This week we celebrate the life of Joyce Carol Oates, celebrated author, poet, and playwright. As the author of over forty novels, short stories, plays, volumes of poetry, and non-fiction, she is known and loved around the world for her work.
Despite the fact that Oates was born in 1938, and that she is widely known to only write in long hand, she has embraced technology and has become an extraordinarily prolific user of Twitter. Oates uses it not just as a means of noting her whereabouts or the ever-loved selfie, but also for sharp wit and wisdom of a woman who has lived through decades of life and is now able to quickly and succinctly express her pleasure, or even extreme displeasure on life, politics, the media, or really any topic she feels that she can fairly address in 140 characters or less. However, her love of Twitter, and the instant ability to share her opinion has brought a fair amount of controversy.
Some of the most recent controversy has come about as a result of a series of tweets she sent out in 2013 regarding Egypt, Islam, and sexual harassment, which included her asking the question “Where 99.3% of women have been sexually harassed & rape is epidemic – Egypt – natural to inquire: what’s the predominant religion?” Clearly, the reaction to this was huge. People came out of the woodwork on Twitter to defend religion as a whole, to defend Islam, and to question the fairness of her question.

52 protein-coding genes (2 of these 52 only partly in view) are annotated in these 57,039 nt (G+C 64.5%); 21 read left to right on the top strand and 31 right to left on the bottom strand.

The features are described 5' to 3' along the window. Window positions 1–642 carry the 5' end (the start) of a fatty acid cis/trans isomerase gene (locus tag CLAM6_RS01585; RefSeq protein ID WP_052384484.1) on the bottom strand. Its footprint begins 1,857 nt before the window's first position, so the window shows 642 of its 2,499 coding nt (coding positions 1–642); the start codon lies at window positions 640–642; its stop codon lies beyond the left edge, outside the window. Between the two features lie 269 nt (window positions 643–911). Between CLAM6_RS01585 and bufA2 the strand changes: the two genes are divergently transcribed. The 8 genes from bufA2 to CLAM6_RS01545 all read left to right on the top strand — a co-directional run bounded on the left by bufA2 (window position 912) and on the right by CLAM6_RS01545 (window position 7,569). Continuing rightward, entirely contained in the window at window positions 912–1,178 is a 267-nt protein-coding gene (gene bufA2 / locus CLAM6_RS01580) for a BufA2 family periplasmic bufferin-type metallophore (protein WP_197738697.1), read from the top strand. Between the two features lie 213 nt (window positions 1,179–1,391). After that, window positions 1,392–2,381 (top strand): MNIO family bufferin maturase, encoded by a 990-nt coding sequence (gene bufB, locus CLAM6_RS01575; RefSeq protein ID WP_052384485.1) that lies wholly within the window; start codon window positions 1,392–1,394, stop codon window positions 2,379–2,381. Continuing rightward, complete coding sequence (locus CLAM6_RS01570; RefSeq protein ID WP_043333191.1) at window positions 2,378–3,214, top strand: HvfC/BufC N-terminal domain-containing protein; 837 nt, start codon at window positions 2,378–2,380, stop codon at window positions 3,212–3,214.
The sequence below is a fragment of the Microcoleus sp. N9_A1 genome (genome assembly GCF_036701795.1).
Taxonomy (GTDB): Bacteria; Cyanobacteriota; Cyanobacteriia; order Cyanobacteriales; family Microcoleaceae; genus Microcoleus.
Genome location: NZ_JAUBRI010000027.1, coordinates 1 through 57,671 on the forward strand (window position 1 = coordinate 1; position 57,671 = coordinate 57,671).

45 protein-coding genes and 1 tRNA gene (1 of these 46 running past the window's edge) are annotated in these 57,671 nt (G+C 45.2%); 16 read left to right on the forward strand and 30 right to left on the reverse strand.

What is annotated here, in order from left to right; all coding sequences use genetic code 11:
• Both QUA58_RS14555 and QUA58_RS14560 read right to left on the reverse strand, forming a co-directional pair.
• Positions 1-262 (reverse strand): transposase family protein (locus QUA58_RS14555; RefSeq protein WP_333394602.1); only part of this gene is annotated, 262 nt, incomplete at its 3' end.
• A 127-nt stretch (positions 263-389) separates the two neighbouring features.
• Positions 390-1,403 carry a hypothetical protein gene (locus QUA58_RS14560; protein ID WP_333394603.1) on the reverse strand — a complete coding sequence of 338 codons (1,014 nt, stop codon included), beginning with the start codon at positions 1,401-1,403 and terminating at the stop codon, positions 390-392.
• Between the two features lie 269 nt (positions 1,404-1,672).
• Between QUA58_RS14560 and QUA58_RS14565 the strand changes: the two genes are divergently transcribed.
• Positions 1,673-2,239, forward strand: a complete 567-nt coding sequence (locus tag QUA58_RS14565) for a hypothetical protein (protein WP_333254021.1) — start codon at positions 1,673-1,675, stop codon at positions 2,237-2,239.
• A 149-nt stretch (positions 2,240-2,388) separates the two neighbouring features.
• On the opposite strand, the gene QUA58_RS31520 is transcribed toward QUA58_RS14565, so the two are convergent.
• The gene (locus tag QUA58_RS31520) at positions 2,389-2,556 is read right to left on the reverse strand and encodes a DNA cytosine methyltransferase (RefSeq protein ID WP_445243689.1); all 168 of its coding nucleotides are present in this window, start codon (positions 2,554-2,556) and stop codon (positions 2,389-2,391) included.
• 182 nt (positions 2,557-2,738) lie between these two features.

Still Oates has not been deterred by what she refers to as the “lynch mob mentality” of Twitter. She refers to it all as currents that shift easily, ignoring much of the negative response she gets to her opinions.
Since then Oates has still yet to shy away from controversy, sparking debates on gun control, animal rights, and the state of society. In the end, from the fathomless depths from which her work arrives, or the depths of mind from which her more than 6,000 tweets have come, she seems to hold these truths as the most important to her life and her work – "We work in the dark—we do what we can—we give what we have. Our doubt is our passion, and our passion is our task. The rest is the madness of art." – Henry James.
In her astonishingly prolific career she has produced some fantastic and highly collectible works, which should not be overlooked.